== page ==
where satisfies the average power constraint (13).

Proposition 4.1 can be proved by applying a similar technique to the proof of optimal adaptation (5) in [34], and thus is omitted here.

The optimal power allocation has a “water-filling” structure similar to the optimal solution of the single fading channel case under an average power constraint, while the water level is jointly determined by the securing probability and the statistics of both private and common channels.

5 Numerical Results

In this section, we present some numerical results to validate our analysis. Besides the optimal power allocation with a conventional power supply, we also consider the method of best-effort delivery [35] as a comparison benchmark, i.e., the transmitter directly uses up the harvested energy in the previous time slot and does not store energy. In the simulation, the length of each time slot is ms and the energy step is set to be J.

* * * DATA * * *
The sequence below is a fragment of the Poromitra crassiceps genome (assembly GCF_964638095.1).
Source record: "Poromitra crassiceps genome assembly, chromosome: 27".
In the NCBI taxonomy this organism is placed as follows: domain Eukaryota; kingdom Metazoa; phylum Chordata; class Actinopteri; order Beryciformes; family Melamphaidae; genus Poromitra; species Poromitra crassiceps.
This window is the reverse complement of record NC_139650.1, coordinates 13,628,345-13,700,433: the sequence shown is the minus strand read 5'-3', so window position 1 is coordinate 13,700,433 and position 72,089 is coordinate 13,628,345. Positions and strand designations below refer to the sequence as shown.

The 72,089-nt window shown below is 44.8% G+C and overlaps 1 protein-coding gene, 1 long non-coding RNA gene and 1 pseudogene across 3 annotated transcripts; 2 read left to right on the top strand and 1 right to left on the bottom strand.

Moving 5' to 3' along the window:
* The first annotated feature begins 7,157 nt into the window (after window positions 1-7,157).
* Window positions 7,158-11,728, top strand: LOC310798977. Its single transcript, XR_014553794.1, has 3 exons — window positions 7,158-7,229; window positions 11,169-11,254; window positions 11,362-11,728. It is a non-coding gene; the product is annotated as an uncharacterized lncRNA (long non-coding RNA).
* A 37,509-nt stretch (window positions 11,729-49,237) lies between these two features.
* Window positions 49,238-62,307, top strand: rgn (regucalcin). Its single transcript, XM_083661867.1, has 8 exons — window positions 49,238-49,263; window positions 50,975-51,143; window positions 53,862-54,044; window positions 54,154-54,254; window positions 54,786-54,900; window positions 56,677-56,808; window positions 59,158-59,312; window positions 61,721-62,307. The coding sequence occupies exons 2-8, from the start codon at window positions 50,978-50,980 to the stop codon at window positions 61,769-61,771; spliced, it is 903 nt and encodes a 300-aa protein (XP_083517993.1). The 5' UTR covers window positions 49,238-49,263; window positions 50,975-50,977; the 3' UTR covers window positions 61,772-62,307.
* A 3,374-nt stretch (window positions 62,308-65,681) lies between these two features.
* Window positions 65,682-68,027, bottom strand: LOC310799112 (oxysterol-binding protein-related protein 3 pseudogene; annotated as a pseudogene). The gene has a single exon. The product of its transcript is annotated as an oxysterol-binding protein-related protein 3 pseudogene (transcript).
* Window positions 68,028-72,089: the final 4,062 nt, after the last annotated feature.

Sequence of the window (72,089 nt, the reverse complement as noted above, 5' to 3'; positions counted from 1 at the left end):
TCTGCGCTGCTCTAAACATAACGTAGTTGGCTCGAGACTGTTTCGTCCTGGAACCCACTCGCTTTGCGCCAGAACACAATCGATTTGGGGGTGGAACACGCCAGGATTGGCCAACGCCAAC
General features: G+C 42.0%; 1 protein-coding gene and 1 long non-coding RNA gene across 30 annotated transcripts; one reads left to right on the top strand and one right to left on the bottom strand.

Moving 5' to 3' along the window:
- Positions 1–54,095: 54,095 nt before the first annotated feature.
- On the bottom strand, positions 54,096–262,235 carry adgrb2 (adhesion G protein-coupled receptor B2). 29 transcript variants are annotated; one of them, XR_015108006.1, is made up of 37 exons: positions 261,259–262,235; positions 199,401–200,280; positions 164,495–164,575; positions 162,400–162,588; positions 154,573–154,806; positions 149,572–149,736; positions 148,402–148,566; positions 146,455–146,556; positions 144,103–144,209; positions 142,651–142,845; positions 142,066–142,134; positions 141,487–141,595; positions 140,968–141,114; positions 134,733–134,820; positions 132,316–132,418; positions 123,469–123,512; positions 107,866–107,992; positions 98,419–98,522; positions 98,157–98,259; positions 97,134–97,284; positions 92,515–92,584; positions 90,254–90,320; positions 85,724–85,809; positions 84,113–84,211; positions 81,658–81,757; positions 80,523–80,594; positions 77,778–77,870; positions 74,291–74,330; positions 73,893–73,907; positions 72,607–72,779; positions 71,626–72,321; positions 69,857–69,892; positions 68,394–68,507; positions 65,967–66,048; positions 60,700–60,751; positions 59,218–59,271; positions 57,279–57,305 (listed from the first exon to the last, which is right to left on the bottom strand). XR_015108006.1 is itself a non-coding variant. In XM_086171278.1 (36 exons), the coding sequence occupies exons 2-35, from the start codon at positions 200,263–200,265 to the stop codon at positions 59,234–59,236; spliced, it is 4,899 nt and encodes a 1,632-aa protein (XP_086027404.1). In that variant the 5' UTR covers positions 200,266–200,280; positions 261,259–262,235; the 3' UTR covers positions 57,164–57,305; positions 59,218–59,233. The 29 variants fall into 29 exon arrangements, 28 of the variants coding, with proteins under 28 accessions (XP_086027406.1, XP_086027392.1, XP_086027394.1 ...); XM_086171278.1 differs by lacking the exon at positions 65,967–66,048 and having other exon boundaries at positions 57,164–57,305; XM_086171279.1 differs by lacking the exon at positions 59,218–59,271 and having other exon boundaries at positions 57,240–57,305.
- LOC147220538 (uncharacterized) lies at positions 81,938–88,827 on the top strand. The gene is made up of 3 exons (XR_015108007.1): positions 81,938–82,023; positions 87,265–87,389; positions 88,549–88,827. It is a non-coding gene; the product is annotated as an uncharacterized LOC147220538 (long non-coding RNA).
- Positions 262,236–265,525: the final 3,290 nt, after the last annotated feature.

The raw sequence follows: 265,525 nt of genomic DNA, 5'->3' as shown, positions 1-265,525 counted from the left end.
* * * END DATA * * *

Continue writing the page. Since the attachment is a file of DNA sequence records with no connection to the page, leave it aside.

5.1 Markovian Private Channel Gains

Figure 3: Average throughput vs. securing probability over Markovian channel.

First, we consider a renewable energy supply at the MU with a time-correlated private channel, which corresponds to Section 3.1. Here, we use a simple model to illustrate the throughput performance with different schemes. Let the capacity of the battery , and the EH rate . The common channel is static with a constant power gain for . The gain of the private channel has two states with transition probability 1 from state to and probability from state to .